Stuart Woods, Shoot Him if He Runs. I felt obligated to read this book, as it was a gift from the author. The Stone Barrington novels are usually good for a couple of hours of guilty entertainment, but this installment's just tedious. Stone Barrington and Holly Barker go to the Caribbean island of St. Mark's in search of master criminal Teddy Fay, but the book bogs down in flagrant product placement and deadly conversations about airplanes and bureaucracy.

Thursday, October 18, 2007


The Book: M. M. Kaye, SHADOW OF THE MOON. St. Martin's, 1979 (U.S. hardcover reprint). Book is missing dust jacket, otherwise in good condition; cover shows some sun-fading and rubbing.
First read: 1980
Owned since: 1984 (approximately)

Lest anyone get the idea I'm some kind of intellectual, I want to post regularly about the popular fiction on my shelves. A novel's first mission is to entertain; if it does that, then we can talk about whether it enlightens or instructs or contributes to the progress of humanity. If it doesn't entertain first, how will it have the opportunity to instruct?

M.M. Kaye's THE FAR PAVILIONS was a runaway bestseller, and in its wake, St. Martin's published two of her earlier novels that had never seen print in the United States -- both of which I liked better than THE FAR PAVILIONS, which I found tedious.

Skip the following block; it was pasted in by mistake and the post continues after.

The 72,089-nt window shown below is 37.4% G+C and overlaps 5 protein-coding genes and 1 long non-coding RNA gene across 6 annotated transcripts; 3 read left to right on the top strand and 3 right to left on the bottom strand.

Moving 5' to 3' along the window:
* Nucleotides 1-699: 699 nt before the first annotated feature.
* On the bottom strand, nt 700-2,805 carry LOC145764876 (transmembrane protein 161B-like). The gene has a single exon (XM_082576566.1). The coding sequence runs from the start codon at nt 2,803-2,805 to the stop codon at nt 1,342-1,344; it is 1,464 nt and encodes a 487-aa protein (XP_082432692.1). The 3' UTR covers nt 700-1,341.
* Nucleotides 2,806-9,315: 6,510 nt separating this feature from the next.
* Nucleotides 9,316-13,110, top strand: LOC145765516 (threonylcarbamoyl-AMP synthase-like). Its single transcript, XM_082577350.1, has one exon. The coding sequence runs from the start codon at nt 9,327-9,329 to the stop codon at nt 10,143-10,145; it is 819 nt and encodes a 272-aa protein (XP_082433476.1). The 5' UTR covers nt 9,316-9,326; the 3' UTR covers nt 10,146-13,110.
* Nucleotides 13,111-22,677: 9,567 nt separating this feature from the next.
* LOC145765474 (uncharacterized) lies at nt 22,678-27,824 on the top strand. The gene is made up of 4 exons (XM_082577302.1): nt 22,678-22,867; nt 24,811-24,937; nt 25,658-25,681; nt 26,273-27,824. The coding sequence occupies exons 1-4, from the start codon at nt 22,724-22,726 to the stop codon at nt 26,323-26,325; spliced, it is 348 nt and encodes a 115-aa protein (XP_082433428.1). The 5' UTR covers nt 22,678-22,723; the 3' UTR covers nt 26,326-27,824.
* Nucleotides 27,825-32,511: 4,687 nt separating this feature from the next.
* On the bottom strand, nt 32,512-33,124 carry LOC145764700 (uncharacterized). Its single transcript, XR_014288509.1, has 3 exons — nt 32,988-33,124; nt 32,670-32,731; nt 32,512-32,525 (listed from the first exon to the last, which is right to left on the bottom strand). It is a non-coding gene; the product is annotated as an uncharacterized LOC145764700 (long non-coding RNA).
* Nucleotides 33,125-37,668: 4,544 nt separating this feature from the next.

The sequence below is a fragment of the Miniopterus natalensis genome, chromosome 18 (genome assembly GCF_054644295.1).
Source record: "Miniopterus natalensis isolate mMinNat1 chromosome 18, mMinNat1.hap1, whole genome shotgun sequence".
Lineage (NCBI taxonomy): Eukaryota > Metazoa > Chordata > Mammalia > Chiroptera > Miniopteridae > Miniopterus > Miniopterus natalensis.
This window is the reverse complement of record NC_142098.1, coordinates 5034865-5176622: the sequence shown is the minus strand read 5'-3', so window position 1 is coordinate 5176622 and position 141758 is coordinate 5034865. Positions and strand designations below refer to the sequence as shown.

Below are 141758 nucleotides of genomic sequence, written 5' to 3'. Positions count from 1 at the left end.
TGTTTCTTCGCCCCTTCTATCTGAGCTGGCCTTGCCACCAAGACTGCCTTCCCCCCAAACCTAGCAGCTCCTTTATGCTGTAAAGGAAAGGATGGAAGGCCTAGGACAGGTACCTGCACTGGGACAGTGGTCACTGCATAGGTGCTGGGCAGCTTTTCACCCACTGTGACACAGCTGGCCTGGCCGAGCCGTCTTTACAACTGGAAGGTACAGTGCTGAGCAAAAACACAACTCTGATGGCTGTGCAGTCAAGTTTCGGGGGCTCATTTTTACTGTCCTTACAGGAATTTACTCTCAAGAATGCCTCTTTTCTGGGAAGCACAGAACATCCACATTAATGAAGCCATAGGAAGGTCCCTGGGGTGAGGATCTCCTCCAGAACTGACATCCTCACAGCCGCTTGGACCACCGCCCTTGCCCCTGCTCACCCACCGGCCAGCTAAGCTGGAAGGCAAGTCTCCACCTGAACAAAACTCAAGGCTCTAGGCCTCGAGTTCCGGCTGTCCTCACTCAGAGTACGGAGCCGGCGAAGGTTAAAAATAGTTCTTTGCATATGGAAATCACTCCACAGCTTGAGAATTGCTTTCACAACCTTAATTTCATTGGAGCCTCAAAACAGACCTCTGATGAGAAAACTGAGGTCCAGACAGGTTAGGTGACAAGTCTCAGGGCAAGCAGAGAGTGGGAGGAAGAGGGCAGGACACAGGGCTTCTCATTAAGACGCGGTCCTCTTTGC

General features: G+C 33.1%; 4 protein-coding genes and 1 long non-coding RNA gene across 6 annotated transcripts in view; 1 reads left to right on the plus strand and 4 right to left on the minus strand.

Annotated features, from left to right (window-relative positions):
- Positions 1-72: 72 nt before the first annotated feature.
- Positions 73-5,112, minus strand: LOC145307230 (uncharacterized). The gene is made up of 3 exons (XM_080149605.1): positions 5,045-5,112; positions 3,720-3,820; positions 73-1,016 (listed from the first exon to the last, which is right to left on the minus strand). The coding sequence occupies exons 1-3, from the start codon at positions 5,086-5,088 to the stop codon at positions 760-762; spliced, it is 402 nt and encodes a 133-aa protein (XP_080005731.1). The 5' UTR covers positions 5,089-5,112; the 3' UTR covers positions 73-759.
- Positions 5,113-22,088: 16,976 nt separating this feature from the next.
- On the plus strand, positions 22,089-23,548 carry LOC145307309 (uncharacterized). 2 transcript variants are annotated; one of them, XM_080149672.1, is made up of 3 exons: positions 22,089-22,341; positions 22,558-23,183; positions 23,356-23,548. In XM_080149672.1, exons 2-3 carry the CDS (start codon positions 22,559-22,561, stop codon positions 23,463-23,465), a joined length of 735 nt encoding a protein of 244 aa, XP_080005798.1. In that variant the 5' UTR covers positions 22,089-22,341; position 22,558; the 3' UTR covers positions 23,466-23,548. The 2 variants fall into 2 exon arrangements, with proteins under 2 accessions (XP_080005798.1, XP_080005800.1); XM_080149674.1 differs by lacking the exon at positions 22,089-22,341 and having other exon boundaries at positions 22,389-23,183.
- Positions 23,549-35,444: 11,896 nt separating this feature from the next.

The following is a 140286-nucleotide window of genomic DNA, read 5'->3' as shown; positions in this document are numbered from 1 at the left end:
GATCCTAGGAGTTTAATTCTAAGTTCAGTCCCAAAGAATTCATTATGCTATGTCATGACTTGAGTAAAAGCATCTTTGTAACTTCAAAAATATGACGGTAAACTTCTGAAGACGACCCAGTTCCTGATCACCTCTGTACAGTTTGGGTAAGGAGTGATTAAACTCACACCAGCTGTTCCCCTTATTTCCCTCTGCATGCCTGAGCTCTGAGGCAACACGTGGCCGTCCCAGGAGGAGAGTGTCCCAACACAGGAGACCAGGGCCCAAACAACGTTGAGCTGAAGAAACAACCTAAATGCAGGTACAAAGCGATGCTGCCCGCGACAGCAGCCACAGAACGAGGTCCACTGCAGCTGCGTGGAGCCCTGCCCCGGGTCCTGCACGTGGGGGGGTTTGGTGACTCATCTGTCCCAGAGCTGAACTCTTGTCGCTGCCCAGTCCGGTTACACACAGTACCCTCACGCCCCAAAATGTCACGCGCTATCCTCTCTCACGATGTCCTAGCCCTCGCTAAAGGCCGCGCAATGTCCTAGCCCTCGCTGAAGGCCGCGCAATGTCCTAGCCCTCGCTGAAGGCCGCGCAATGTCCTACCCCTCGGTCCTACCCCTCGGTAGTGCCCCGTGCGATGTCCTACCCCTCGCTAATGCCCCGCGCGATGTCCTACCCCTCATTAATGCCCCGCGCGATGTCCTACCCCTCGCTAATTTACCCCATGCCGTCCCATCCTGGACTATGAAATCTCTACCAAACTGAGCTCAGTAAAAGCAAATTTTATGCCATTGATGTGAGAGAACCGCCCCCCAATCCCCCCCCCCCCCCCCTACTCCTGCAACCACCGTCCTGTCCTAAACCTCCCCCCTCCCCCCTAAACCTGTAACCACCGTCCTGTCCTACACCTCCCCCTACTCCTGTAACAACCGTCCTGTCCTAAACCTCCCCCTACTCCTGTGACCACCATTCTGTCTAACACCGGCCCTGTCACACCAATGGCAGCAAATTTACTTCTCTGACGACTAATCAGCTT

While THE FAR PAVILIONS is a novel of the second Anglo-Afghan War, SHADOW OF THE MOON's climax is the Sepoy Mutiny of 1857. Its protagonist is Winter de Ballesteros, an Anglo-Spanish orphan born in India and reared in England, who returns to India to marry the dissolute Commissioner of Lunjore. Her escort on that trip is the dashing British Army Captain Alex Randall, who goes on to protect her from enemies foreign and domestic.

I was unaware of the Sepoy Mutiny before I read this book; we didn't cover it in ninth-grade World Cultures. It also introduced me to my favorite melody, "Believe Me if All Those Endearing Young Charms." The song plays a crucial role in an early love scene, and I had never heard it; I got someone to pick it out for me on a piano. I just said yesterday that I love waltzes, and this is still the most beautiful one I know.